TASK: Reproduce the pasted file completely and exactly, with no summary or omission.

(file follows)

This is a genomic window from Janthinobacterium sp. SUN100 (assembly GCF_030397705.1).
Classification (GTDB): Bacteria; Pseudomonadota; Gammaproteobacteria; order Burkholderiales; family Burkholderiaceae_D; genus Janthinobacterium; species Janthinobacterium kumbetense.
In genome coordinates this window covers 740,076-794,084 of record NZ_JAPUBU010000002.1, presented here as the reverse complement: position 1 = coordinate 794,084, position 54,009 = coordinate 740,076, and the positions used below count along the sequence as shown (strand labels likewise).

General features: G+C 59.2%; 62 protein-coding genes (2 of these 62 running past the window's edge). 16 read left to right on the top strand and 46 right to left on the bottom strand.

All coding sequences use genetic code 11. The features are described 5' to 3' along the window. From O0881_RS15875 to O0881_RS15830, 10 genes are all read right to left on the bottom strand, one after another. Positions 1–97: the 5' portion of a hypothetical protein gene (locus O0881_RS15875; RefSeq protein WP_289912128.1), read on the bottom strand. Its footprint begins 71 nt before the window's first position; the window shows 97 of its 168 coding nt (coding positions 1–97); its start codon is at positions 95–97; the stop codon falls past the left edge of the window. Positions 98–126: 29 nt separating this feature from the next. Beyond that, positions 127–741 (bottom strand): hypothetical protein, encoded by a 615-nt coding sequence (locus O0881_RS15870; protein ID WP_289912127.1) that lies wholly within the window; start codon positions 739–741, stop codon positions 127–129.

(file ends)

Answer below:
This is a genomic window from Janthinobacterium sp. SUN100 (assembly GCF_030397705.1).
Classification (GTDB): Bacteria; Pseudomonadota; Gammaproteobacteria; order Burkholderiales; family Burkholderiaceae_D; genus Janthinobacterium; species Janthinobacterium kumbetense.
In genome coordinates this window covers 740,076-794,084 of record NZ_JAPUBU010000002.1, presented here as the reverse complement: position 1 = coordinate 794,084, position 54,009 = coordinate 740,076, and the positions used below count along the sequence as shown (strand labels likewise).

General features: G+C 59.2%; 62 protein-coding genes (2 of these 62 running past the window's edge). 16 read left to right on the top strand and 46 right to left on the bottom strand.

All coding sequences use genetic code 11. The features are described 5' to 3' along the window. From O0881_RS15875 to O0881_RS15830, 10 genes are all read right to left on the bottom strand, one after another. Positions 1–97: the 5' portion of a hypothetical protein gene (locus O0881_RS15875; RefSeq protein WP_289912128.1), read on the bottom strand. Its footprint begins 71 nt before the window's first position; the window shows 97 of its 168 coding nt (coding positions 1–97); its start codon is at positions 95–97; the stop codon falls past the left edge of the window. Positions 98–126: 29 nt separating this feature from the next. Beyond that, positions 127–741 (bottom strand): hypothetical protein, encoded by a 615-nt coding sequence (locus O0881_RS15870; protein ID WP_289912127.1) that lies wholly within the window; start codon positions 739–741, stop codon positions 127–129.